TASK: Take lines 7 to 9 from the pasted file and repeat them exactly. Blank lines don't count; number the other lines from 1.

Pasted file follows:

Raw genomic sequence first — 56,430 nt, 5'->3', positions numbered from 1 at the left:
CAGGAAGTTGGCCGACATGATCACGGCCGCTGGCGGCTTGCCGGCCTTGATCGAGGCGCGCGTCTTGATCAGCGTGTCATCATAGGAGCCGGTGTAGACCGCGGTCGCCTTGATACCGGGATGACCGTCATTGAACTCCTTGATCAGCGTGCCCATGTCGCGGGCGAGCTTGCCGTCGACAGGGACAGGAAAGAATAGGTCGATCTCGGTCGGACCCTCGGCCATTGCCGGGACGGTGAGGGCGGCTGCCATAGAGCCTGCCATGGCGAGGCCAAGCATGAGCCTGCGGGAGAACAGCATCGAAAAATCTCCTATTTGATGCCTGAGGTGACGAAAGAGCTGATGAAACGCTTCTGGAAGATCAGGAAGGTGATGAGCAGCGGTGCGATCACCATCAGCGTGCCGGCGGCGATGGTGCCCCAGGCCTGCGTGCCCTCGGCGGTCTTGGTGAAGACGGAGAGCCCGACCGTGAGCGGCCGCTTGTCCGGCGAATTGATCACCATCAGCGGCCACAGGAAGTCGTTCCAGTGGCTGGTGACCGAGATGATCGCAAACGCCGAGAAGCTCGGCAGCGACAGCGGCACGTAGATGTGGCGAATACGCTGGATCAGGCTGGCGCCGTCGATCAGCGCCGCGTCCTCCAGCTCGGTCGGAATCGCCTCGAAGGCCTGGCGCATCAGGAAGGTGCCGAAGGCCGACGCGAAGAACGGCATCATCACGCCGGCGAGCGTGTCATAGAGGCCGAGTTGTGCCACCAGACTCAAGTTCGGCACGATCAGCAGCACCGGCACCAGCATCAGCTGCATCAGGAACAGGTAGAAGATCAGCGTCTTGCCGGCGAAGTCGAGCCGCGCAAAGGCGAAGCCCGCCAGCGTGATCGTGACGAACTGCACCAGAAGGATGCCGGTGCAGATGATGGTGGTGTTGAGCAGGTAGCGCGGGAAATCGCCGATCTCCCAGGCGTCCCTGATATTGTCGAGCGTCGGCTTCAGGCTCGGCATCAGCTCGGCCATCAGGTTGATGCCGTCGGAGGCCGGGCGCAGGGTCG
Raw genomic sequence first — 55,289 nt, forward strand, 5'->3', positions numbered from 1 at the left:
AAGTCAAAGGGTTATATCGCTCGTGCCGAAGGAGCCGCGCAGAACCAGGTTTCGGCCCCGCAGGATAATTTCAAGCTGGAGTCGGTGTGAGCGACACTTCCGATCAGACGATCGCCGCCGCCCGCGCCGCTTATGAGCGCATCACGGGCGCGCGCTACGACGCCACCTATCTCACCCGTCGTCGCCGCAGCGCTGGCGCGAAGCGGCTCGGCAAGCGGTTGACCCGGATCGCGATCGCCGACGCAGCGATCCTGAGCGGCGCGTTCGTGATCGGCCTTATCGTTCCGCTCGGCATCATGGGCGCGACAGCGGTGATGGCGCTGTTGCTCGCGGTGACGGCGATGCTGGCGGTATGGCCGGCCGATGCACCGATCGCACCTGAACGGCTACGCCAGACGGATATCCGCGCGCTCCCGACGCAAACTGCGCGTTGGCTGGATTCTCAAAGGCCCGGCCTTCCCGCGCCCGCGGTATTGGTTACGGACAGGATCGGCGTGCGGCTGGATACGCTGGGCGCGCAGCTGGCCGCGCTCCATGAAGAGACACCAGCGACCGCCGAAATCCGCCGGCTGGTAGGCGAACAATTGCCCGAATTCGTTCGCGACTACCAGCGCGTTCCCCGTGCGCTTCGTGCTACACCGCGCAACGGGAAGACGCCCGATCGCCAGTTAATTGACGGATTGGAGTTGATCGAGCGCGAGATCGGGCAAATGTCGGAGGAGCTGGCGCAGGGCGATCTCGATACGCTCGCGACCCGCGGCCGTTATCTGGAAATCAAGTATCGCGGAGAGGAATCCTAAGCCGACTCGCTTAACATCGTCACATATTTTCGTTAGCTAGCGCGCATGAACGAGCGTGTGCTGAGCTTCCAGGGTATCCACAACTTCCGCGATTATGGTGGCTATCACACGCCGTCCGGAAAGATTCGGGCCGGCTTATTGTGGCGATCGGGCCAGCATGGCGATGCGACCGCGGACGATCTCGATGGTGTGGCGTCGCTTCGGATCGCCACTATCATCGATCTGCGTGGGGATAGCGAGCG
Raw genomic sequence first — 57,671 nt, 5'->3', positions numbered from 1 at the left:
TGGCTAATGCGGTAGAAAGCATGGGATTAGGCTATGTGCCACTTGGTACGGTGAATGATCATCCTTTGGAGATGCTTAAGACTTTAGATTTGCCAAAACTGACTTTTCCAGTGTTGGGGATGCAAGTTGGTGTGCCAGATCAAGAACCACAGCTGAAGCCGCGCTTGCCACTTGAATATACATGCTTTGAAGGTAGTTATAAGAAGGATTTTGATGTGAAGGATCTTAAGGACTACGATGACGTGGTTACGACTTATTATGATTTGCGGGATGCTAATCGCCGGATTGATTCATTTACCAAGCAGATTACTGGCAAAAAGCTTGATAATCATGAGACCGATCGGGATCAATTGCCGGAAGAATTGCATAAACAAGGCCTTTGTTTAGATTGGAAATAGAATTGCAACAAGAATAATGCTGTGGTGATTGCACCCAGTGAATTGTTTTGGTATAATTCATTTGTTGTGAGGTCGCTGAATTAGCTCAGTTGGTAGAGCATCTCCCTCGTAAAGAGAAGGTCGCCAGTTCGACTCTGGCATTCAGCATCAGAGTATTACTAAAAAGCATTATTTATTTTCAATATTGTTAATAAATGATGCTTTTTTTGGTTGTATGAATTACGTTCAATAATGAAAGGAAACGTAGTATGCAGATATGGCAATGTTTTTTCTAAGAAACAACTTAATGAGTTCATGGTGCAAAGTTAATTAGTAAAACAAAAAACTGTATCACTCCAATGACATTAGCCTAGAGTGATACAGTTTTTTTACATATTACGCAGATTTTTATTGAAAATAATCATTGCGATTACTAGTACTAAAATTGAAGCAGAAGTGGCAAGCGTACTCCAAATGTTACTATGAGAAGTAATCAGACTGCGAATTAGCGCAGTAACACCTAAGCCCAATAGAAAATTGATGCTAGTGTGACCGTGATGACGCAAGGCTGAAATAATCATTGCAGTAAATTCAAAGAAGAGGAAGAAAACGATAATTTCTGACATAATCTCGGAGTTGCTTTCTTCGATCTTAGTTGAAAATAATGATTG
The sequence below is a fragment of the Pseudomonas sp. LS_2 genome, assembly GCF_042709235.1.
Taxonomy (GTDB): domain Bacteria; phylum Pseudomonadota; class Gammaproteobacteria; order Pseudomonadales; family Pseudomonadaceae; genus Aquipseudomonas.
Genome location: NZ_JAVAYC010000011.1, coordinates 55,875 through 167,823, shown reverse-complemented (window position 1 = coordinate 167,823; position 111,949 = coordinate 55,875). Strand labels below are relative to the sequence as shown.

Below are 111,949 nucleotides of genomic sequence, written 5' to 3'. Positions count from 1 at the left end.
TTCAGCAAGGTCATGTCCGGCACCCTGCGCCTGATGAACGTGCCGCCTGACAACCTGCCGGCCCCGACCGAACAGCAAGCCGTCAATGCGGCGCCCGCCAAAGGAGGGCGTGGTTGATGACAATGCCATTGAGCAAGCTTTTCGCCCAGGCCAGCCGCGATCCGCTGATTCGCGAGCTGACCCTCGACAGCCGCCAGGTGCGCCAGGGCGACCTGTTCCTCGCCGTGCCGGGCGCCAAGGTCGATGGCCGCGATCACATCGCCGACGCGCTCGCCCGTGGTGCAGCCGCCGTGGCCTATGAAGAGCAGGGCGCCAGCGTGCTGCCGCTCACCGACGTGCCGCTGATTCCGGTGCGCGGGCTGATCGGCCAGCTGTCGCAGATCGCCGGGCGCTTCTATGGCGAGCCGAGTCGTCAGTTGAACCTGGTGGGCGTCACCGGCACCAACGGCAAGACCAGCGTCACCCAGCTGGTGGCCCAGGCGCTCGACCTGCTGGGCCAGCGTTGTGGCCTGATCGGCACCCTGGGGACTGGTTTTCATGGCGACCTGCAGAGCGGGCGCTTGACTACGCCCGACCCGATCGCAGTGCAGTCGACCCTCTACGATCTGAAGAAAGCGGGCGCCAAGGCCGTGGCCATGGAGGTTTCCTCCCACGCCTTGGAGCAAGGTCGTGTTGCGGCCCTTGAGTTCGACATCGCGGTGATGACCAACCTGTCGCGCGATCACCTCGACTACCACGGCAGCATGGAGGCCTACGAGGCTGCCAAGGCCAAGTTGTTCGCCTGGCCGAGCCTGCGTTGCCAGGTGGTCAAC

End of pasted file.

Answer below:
The sequence below is a fragment of the Pseudomonas sp. LS_2 genome, assembly GCF_042709235.1.
Taxonomy (GTDB): domain Bacteria; phylum Pseudomonadota; class Gammaproteobacteria; order Pseudomonadales; family Pseudomonadaceae; genus Aquipseudomonas.
Genome location: NZ_JAVAYC010000011.1, coordinates 55,875 through 167,823, shown reverse-complemented (window position 1 = coordinate 167,823; position 111,949 = coordinate 55,875). Strand labels below are relative to the sequence as shown.